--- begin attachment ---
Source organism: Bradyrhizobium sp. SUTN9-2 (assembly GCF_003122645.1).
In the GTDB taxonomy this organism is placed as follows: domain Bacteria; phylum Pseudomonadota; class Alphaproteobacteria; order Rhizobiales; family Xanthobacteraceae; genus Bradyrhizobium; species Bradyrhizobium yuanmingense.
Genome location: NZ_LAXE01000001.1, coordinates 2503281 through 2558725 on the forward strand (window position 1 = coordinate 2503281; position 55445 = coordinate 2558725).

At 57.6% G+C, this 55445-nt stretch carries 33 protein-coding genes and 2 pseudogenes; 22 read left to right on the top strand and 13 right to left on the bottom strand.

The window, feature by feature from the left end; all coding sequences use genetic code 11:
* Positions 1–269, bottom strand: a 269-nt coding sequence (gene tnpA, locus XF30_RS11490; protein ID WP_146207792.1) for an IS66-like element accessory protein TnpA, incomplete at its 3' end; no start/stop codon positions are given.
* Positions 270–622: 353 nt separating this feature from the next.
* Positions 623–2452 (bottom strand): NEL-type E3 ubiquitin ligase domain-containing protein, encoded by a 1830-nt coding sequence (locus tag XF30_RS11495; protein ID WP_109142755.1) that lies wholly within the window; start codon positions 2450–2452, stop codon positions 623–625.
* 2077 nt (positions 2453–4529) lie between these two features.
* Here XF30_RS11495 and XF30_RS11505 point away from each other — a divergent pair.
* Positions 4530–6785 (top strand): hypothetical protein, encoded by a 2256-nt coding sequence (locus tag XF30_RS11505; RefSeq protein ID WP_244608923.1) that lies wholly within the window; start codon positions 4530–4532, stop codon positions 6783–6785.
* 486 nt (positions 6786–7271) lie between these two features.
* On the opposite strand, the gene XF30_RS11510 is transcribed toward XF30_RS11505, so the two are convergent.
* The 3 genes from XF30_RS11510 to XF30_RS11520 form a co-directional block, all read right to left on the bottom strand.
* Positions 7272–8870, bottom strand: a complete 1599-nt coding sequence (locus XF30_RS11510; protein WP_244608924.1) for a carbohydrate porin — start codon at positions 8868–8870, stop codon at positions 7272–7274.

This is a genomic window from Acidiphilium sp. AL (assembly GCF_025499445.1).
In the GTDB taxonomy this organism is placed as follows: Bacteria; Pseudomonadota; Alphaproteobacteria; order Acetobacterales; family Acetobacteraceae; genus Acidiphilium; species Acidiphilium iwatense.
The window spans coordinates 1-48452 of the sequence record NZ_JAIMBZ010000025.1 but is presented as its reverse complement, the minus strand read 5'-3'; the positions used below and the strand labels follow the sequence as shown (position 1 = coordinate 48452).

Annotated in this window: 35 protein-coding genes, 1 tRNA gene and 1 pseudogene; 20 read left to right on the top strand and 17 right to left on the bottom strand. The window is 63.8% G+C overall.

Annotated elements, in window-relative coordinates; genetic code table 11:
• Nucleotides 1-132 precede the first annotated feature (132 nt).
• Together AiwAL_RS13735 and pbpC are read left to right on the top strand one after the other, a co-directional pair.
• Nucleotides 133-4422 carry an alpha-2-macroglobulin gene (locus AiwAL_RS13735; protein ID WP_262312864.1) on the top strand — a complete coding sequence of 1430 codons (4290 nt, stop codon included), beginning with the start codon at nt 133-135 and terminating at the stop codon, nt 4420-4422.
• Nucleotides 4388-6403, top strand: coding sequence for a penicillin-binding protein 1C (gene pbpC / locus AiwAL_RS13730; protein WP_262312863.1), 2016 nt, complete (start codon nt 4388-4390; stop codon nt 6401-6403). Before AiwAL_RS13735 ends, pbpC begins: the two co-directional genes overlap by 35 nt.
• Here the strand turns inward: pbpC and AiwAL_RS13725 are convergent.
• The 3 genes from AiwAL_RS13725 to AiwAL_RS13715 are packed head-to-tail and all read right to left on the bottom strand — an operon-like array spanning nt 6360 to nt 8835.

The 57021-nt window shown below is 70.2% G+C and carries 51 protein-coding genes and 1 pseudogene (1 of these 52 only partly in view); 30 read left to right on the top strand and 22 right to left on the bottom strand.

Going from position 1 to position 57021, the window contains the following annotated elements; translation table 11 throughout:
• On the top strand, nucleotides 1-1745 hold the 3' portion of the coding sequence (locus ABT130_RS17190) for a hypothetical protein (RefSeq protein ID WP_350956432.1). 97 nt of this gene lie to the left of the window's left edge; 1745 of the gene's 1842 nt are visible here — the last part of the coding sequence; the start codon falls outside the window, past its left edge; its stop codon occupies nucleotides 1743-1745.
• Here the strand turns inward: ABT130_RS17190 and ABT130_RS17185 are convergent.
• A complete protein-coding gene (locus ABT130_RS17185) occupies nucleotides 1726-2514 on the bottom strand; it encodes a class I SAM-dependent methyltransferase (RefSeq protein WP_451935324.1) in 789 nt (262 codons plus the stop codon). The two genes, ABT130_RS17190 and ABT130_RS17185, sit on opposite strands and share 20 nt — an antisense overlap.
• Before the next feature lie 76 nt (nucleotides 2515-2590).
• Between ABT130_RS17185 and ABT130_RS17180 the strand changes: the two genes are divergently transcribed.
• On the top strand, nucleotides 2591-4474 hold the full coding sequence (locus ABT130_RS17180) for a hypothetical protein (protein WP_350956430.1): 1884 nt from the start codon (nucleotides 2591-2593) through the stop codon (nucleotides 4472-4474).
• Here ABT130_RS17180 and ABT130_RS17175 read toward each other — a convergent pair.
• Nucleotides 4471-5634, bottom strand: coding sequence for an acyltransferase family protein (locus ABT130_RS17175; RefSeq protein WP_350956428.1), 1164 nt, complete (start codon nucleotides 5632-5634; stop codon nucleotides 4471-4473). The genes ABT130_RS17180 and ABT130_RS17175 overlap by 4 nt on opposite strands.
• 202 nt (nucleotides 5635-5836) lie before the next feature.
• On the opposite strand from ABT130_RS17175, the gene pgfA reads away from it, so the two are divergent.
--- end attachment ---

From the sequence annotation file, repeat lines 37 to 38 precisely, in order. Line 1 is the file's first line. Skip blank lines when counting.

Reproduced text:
• 202 nt (nucleotides 5635-5836) lie before the next feature.
• On the opposite strand from ABT130_RS17175, the gene pgfA reads away from it, so the two are divergent.